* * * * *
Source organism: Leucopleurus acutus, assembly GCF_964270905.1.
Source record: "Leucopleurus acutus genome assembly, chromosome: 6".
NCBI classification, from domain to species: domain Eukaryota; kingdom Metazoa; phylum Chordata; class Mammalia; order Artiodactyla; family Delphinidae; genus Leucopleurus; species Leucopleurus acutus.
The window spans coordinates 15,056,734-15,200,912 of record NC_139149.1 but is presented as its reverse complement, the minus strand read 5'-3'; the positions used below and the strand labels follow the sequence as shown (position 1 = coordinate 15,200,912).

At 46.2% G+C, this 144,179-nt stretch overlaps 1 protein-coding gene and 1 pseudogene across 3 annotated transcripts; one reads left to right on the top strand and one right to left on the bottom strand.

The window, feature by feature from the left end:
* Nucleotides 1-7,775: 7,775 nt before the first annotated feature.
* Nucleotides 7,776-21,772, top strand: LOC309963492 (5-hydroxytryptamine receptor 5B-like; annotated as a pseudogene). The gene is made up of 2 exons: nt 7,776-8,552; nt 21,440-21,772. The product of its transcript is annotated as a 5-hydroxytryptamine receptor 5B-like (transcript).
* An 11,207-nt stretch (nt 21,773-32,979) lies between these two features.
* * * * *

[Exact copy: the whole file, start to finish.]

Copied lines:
Source organism: Leucopleurus acutus, assembly GCF_964270905.1.
Source record: "Leucopleurus acutus genome assembly, chromosome: 6".
NCBI classification, from domain to species: domain Eukaryota; kingdom Metazoa; phylum Chordata; class Mammalia; order Artiodactyla; family Delphinidae; genus Leucopleurus; species Leucopleurus acutus.
The window spans coordinates 15,056,734-15,200,912 of record NC_139149.1 but is presented as its reverse complement, the minus strand read 5'-3'; the positions used below and the strand labels follow the sequence as shown (position 1 = coordinate 15,200,912).

At 46.2% G+C, this 144,179-nt stretch overlaps 1 protein-coding gene and 1 pseudogene across 3 annotated transcripts; one reads left to right on the top strand and one right to left on the bottom strand.

The window, feature by feature from the left end:
* Nucleotides 1-7,775: 7,775 nt before the first annotated feature.
* Nucleotides 7,776-21,772, top strand: LOC309963492 (5-hydroxytryptamine receptor 5B-like; annotated as a pseudogene). The gene is made up of 2 exons: nt 7,776-8,552; nt 21,440-21,772. The product of its transcript is annotated as a 5-hydroxytryptamine receptor 5B-like (transcript).
* An 11,207-nt stretch (nt 21,773-32,979) lies between these two features.